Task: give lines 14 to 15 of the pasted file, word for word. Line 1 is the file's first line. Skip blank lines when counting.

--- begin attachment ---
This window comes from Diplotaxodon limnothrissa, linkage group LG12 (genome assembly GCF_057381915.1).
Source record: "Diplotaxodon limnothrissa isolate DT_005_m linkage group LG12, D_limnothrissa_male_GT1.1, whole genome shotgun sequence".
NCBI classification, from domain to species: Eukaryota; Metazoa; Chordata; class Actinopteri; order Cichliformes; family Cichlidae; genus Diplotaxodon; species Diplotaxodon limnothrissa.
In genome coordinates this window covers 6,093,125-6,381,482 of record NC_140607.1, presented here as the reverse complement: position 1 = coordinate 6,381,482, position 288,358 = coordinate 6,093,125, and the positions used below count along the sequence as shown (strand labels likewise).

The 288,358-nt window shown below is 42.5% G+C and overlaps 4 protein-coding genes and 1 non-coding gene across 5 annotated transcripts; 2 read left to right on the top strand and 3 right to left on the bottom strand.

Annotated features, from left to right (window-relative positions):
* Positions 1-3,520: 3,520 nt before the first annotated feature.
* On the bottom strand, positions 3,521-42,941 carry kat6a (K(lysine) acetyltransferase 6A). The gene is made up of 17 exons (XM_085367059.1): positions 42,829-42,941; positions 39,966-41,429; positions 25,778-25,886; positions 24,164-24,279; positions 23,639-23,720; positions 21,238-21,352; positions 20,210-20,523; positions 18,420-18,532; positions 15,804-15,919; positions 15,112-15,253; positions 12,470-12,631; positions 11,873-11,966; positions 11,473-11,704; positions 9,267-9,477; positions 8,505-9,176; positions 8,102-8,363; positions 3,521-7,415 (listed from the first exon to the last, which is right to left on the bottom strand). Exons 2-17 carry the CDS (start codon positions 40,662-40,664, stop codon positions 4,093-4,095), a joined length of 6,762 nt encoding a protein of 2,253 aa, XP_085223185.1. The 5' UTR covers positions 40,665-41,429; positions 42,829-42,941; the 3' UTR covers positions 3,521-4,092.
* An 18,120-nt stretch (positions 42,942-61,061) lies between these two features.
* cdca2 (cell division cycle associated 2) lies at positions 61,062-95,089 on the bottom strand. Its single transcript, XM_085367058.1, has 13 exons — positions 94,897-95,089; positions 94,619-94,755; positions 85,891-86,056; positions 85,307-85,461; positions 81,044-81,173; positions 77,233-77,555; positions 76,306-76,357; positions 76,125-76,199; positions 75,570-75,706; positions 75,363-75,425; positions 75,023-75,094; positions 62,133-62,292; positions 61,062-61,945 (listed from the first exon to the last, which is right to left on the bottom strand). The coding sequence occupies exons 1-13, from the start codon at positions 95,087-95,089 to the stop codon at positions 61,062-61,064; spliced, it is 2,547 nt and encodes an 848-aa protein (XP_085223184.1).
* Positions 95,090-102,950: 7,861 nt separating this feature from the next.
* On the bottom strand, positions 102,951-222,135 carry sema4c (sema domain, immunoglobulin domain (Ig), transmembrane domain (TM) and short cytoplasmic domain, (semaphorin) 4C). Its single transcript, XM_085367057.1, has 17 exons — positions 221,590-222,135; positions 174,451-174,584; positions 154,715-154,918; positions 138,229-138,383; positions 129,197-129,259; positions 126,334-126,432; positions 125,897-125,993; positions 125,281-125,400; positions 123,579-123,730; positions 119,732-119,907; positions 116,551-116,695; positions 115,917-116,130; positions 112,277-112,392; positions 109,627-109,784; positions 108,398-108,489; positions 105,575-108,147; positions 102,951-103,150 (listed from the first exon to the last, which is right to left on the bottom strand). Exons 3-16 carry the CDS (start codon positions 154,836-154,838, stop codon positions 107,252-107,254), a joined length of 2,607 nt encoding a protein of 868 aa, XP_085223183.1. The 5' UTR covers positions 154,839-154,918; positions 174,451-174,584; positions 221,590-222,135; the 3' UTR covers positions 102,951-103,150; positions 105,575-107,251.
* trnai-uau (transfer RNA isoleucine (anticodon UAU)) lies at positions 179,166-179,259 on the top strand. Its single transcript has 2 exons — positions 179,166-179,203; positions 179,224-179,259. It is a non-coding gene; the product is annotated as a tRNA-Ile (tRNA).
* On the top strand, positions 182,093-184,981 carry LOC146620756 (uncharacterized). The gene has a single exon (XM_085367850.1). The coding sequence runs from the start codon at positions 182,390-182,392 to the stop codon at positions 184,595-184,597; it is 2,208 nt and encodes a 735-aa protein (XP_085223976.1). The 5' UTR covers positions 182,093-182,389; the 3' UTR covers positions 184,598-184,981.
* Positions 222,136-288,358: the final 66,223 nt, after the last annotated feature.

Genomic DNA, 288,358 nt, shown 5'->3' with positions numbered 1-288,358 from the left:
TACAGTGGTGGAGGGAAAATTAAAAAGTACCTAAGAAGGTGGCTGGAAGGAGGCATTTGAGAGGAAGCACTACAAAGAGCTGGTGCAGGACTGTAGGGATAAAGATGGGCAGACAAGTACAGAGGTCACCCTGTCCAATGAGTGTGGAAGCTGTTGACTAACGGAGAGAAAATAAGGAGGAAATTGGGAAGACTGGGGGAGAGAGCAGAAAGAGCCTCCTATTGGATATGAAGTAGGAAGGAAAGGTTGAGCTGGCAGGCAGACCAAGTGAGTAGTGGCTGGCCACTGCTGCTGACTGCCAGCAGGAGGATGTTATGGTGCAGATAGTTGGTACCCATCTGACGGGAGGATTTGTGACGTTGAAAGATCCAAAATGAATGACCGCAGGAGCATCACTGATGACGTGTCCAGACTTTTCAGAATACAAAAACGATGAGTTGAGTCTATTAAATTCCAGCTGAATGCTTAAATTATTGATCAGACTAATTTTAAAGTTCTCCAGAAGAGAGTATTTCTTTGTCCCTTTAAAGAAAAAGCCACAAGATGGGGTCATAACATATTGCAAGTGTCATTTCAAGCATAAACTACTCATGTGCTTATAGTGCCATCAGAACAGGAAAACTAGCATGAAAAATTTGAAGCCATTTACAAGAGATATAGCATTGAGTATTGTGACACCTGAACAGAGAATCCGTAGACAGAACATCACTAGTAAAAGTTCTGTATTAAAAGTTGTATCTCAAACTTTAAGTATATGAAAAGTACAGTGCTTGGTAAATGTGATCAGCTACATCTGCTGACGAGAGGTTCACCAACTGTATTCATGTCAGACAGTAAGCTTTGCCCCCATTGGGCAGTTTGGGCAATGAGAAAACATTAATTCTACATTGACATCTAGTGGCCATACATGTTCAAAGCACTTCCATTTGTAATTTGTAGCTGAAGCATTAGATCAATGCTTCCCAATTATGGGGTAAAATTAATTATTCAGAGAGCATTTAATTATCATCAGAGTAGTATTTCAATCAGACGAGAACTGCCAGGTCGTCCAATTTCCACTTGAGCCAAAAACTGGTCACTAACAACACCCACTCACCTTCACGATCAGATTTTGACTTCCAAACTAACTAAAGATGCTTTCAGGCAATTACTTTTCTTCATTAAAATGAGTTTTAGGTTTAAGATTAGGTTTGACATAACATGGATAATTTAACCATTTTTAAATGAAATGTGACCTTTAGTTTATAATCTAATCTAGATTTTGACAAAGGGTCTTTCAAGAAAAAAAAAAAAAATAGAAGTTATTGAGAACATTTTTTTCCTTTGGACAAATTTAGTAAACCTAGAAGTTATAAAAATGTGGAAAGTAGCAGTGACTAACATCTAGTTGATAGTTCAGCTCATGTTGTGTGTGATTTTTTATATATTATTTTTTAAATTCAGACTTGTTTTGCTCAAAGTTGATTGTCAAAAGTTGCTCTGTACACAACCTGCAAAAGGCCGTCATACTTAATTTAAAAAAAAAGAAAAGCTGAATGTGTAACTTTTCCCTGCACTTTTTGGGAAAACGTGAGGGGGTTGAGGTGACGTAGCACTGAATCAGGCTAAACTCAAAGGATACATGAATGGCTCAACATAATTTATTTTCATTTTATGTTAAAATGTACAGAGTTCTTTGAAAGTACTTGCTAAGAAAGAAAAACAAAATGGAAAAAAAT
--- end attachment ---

* On the top strand, positions 182,093-184,981 carry LOC146620756 (uncharacterized). The gene has a single exon (XM_085367850.1). The coding sequence runs from the start codon at positions 182,390-182,392 to the stop codon at positions 184,595-184,597; it is 2,208 nt and encodes a 735-aa protein (XP_085223976.1). The 5' UTR covers positions 182,093-182,389; the 3' UTR covers positions 184,598-184,981.
* Positions 222,136-288,358: the final 66,223 nt, after the last annotated feature.